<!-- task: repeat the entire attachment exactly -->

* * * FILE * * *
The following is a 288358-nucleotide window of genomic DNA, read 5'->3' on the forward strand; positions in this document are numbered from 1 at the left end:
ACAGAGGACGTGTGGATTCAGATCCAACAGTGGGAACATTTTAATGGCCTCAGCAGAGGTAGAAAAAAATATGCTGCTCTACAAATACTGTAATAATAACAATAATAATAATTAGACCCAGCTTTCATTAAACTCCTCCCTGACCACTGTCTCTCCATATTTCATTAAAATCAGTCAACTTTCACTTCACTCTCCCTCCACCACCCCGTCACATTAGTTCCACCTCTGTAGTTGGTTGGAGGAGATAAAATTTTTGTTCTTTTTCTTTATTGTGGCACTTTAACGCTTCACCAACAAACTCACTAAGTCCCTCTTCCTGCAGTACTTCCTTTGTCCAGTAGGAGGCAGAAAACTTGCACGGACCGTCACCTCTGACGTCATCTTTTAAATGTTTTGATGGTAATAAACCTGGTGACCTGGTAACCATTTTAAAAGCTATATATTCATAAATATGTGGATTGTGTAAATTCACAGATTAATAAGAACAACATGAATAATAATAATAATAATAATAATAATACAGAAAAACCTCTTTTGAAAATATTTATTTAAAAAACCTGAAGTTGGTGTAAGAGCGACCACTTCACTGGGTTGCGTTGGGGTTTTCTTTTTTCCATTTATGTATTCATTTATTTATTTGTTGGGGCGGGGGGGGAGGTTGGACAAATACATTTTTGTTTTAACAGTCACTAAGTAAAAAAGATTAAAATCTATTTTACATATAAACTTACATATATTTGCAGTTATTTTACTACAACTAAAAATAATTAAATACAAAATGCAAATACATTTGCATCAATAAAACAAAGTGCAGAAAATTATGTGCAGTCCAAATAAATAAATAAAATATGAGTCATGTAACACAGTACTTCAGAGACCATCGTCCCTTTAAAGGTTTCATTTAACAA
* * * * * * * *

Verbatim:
The following is a 288358-nucleotide window of genomic DNA, read 5'->3' on the forward strand; positions in this document are numbered from 1 at the left end:
ACAGAGGACGTGTGGATTCAGATCCAACAGTGGGAACATTTTAATGGCCTCAGCAGAGGTAGAAAAAAATATGCTGCTCTACAAATACTGTAATAATAACAATAATAATAATTAGACCCAGCTTTCATTAAACTCCTCCCTGACCACTGTCTCTCCATATTTCATTAAAATCAGTCAACTTTCACTTCACTCTCCCTCCACCACCCCGTCACATTAGTTCCACCTCTGTAGTTGGTTGGAGGAGATAAAATTTTTGTTCTTTTTCTTTATTGTGGCACTTTAACGCTTCACCAACAAACTCACTAAGTCCCTCTTCCTGCAGTACTTCCTTTGTCCAGTAGGAGGCAGAAAACTTGCACGGACCGTCACCTCTGACGTCATCTTTTAAATGTTTTGATGGTAATAAACCTGGTGACCTGGTAACCATTTTAAAAGCTATATATTCATAAATATGTGGATTGTGTAAATTCACAGATTAATAAGAACAACATGAATAATAATAATAATAATAATAATAATACAGAAAAACCTCTTTTGAAAATATTTATTTAAAAAACCTGAAGTTGGTGTAAGAGCGACCACTTCACTGGGTTGCGTTGGGGTTTTCTTTTTTCCATTTATGTATTCATTTATTTATTTGTTGGGGCGGGGGGGGAGGTTGGACAAATACATTTTTGTTTTAACAGTCACTAAGTAAAAAAGATTAAAATCTATTTTACATATAAACTTACATATATTTGCAGTTATTTTACTACAACTAAAAATAATTAAATACAAAATGCAAATACATTTGCATCAATAAAACAAAGTGCAGAAAATTATGTGCAGTCCAAATAAATAAATAAAATATGAGTCATGTAACACAGTACTTCAGAGACCATCGTCCCTTTAAAGGTTTCATTTAACAA